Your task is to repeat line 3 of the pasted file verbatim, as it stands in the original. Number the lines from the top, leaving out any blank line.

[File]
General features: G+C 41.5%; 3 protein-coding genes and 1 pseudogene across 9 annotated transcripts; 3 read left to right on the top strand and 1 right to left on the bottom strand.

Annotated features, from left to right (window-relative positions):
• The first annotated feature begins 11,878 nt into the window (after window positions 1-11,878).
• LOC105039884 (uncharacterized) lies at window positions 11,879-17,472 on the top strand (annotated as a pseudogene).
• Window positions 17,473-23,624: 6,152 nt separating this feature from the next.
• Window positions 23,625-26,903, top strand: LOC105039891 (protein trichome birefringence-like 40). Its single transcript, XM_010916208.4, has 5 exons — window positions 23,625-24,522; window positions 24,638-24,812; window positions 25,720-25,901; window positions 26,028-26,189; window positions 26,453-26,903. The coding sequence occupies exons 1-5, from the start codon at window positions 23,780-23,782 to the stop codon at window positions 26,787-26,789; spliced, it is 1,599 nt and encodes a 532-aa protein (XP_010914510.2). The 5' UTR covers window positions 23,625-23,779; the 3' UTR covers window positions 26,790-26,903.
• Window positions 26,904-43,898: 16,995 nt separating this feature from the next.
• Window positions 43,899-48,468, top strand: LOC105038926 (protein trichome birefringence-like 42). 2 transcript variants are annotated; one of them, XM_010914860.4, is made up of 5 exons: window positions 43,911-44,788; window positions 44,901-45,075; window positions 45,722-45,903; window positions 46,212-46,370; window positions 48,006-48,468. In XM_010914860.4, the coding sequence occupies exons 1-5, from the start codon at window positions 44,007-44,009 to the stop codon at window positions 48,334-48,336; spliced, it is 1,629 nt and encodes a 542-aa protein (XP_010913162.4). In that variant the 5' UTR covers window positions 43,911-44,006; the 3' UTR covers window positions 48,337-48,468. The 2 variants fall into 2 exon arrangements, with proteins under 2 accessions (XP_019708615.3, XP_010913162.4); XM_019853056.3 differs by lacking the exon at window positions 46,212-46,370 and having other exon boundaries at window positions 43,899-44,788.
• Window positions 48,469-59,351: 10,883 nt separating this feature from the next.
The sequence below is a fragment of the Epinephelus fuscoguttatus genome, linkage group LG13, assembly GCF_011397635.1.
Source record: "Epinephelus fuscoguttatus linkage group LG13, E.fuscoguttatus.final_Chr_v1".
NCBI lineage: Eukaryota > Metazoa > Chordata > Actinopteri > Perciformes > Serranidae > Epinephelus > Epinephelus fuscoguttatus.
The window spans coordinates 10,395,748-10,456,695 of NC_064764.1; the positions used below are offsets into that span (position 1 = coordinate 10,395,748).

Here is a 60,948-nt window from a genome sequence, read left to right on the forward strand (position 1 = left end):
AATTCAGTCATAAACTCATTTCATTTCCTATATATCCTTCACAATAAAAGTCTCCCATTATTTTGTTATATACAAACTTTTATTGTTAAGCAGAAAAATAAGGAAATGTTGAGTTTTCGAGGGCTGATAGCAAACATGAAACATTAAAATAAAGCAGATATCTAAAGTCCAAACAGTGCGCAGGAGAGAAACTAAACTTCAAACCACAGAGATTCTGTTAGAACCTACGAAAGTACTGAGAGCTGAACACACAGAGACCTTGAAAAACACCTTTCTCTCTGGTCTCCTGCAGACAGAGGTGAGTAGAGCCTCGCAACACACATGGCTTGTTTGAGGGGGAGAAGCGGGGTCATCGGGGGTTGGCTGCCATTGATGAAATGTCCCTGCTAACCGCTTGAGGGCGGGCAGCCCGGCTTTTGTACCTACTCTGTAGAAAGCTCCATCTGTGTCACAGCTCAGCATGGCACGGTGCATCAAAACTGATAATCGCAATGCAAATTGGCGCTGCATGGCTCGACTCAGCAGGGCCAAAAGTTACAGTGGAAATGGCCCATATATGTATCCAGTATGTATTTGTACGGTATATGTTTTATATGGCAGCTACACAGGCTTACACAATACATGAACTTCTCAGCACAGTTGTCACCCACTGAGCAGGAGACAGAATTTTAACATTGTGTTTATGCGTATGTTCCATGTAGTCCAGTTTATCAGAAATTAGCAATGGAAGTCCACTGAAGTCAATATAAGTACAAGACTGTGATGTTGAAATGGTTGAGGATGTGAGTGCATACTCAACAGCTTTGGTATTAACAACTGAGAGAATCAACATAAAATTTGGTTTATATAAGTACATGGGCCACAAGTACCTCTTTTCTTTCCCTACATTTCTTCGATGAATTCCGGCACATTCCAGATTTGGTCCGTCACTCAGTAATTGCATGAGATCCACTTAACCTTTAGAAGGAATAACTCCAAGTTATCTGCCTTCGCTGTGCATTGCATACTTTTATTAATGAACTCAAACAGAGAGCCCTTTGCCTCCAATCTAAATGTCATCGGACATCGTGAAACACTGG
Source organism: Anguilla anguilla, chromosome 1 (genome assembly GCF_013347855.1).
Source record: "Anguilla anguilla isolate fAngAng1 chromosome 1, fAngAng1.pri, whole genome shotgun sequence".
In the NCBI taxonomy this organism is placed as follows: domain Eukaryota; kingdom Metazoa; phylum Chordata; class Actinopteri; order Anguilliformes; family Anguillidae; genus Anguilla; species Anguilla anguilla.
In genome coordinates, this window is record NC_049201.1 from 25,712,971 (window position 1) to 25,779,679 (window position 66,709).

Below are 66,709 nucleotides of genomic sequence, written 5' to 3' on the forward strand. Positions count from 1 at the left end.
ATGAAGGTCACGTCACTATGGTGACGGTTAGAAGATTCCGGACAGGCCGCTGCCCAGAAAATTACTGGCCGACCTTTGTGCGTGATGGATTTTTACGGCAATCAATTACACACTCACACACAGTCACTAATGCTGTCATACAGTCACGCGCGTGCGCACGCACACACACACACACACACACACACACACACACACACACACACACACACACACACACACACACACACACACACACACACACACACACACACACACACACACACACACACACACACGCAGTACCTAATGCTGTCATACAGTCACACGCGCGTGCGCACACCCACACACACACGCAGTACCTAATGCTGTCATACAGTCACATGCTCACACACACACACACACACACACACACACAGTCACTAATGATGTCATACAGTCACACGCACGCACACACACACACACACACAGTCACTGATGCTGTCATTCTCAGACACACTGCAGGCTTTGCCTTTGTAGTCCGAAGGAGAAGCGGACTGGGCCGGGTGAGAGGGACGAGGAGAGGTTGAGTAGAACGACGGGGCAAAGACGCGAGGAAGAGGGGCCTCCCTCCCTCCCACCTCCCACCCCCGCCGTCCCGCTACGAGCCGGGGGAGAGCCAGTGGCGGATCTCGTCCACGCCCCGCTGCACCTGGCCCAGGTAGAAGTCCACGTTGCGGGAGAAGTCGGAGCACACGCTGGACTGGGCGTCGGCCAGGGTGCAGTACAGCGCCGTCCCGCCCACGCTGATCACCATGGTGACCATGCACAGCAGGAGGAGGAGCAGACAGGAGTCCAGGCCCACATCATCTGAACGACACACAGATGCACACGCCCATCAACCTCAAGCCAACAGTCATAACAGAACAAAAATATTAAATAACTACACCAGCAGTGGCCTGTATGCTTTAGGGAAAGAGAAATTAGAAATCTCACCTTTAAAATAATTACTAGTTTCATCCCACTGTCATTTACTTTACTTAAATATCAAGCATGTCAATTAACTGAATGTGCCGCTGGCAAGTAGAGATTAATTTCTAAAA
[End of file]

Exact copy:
• The first annotated feature begins 11,878 nt into the window (after window positions 1-11,878).